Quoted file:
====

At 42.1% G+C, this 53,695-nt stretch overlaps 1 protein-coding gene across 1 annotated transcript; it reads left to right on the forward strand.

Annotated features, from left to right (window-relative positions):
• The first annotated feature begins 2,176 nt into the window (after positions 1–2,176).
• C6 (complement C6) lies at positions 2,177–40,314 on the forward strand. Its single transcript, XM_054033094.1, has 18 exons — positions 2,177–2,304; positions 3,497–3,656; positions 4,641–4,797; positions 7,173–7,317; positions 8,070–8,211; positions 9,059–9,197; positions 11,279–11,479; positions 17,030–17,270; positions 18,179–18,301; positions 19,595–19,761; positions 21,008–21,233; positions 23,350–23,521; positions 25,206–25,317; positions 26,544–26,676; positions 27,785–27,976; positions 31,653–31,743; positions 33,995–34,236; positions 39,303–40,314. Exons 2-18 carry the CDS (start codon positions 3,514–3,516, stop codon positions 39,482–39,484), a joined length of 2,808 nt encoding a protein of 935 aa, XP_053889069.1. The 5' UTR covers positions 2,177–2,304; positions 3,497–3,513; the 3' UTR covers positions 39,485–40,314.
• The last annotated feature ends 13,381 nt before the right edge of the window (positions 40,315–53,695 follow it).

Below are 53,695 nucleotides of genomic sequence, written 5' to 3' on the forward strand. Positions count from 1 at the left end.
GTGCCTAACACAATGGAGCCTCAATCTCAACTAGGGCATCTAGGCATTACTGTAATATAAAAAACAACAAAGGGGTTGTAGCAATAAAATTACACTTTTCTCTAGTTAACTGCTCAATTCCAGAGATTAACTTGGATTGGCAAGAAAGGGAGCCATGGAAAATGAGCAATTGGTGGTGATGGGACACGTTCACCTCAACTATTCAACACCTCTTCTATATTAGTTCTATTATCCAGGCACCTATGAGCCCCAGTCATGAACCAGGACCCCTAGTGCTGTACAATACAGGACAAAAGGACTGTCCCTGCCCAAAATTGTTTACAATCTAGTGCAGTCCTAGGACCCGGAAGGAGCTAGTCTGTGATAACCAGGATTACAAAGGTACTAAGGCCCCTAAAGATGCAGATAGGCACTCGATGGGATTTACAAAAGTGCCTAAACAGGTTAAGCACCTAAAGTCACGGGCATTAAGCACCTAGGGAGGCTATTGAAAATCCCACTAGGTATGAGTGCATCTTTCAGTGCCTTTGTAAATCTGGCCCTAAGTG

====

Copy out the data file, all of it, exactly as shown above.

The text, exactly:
At 42.1% G+C, this 53,695-nt stretch overlaps 1 protein-coding gene across 1 annotated transcript; it reads left to right on the forward strand.

Annotated features, from left to right (window-relative positions):
• The first annotated feature begins 2,176 nt into the window (after positions 1–2,176).
• C6 (complement C6) lies at positions 2,177–40,314 on the forward strand. Its single transcript, XM_054033094.1, has 18 exons — positions 2,177–2,304; positions 3,497–3,656; positions 4,641–4,797; positions 7,173–7,317; positions 8,070–8,211; positions 9,059–9,197; positions 11,279–11,479; positions 17,030–17,270; positions 18,179–18,301; positions 19,595–19,761; positions 21,008–21,233; positions 23,350–23,521; positions 25,206–25,317; positions 26,544–26,676; positions 27,785–27,976; positions 31,653–31,743; positions 33,995–34,236; positions 39,303–40,314. Exons 2-18 carry the CDS (start codon positions 3,514–3,516, stop codon positions 39,482–39,484), a joined length of 2,808 nt encoding a protein of 935 aa, XP_053889069.1. The 5' UTR covers positions 2,177–2,304; positions 3,497–3,513; the 3' UTR covers positions 39,485–40,314.
• The last annotated feature ends 13,381 nt before the right edge of the window (positions 40,315–53,695 follow it).

Below are 53,695 nucleotides of genomic sequence, written 5' to 3' on the forward strand. Positions count from 1 at the left end.
GTGCCTAACACAATGGAGCCTCAATCTCAACTAGGGCATCTAGGCATTACTGTAATATAAAAAACAACAAAGGGGTTGTAGCAATAAAATTACACTTTTCTCTAGTTAACTGCTCAATTCCAGAGATTAACTTGGATTGGCAAGAAAGGGAGCCATGGAAAATGAGCAATTGGTGGTGATGGGACACGTTCACCTCAACTATTCAACACCTCTTCTATATTAGTTCTATTATCCAGGCACCTATGAGCCCCAGTCATGAACCAGGACCCCTAGTGCTGTACAATACAGGACAAAAGGACTGTCCCTGCCCAAAATTGTTTACAATCTAGTGCAGTCCTAGGACCCGGAAGGAGCTAGTCTGTGATAACCAGGATTACAAAGGTACTAAGGCCCCTAAAGATGCAGATAGGCACTCGATGGGATTTACAAAAGTGCCTAAACAGGTTAAGCACCTAAAGTCACGGGCATTAAGCACCTAGGGAGGCTATTGAAAATCCCACTAGGTATGAGTGCATCTTTCAGTGCCTTTGTAAATCTGGCCCTAAGTG